Imagine stumbling across an abandoned cathedral deep in the woods on a cold, snowy day. It’s dusk, with the last few rays of sunlight piercing the gray shadows settling in for the night. The imposing stone structure isn’t locked, yet there’s a heavy aura of darkness haunting the place, as if the church itself doesn’t want visitors. Against your better judgment, you enter. 

Inside is a monument to faded glory. Layers of dust and dirt coat the marbled floor, almost entirely obscuring the glint of gold embedded under your feet. The baptismal font has long dried up, leaving stained rings around the sacred pool. As you slowly procede up the once-grand aisle, you get the eerie sensation of being watched by the crumbled statues waiting at the altar. Long chipped and worn by time, these fallen saints seem to stare from a tortured afterlife. The wind howls through the broken stained glass windows, imitating the harsh cries and moans of worshippers forced to leave their sanctuary by a great and terrible tragedy. 

Listening to Blessed By Darkness in Shadows We Dwell stirs the same feelings as a haunted cathedral hidden in a frozen forest. The chilling new offering from the mysterious Fellbeast spikes crushing black metal with an unholy triumvirate of vocal styles, eerie synths, and melancholic piano for an experience that evokes tainted saints and broken promises. An ethereal choir echoes faintly in the opening notes, accompanied by a delicate flute and steady drumbeat as a blood-curdling shriek emerges from the abyss. Masculine droning, as if from a monk, joins the processional for a proper descent into the depths. Instrumentation is minimal, with a simple synthetic cadence adding resonance to our choir of the damned without undercutting the religious effect.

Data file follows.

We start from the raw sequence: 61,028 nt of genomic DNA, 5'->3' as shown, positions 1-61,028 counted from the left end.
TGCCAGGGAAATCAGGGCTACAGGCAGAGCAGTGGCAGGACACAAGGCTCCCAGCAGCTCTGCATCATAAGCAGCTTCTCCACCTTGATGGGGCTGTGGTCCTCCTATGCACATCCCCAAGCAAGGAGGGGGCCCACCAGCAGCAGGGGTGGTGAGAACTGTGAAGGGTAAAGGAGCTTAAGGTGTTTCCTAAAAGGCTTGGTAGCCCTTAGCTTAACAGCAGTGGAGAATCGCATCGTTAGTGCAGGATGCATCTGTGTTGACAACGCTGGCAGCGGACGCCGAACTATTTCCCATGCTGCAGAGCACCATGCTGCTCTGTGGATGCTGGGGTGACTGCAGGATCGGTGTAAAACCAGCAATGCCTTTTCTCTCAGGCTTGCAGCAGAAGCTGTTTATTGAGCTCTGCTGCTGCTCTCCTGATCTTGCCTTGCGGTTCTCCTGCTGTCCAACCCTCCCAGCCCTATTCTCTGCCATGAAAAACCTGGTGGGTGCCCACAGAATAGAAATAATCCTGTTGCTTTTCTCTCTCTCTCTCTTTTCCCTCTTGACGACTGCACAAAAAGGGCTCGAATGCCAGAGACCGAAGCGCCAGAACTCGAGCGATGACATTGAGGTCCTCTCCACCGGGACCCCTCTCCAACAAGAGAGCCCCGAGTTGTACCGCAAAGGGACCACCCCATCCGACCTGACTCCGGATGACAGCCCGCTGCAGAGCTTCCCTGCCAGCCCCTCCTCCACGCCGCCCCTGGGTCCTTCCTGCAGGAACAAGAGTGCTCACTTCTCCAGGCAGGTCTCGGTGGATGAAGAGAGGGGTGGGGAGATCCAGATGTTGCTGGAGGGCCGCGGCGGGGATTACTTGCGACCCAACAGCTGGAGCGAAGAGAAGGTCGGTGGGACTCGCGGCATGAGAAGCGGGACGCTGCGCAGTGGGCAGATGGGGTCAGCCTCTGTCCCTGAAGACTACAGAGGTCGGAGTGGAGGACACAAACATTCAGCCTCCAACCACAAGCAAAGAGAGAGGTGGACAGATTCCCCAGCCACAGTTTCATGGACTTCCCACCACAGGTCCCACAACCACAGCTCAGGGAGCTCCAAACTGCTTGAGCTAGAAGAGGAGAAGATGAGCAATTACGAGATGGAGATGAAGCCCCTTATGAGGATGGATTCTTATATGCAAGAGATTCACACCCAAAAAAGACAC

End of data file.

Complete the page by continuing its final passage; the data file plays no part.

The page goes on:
The shrieking reaches a fever pitch as the tempo builds, quickly building into a wall of sound that crushes you. Then, all at once, the wall collapses. In its place, slow notes drifting from a piano alongside droning echoes. Whether it’s peaceful or mournful, you’ll never know. Caustic howls re-enter like an arctic wind, adding anguish to the funeral dirge. The interplay between classic black metal vocals and meditative drones creates a distinctive atmosphere throughout Blessed By Darkness In Shadows We Dwell, not quite the raw fury of most black metal albums. Instead, Fellbeast has infused this harsh subgenre with a mournful edge that evokes the spirutal. 


-Bridget Hughes

Jonathan Adams

Published a month ago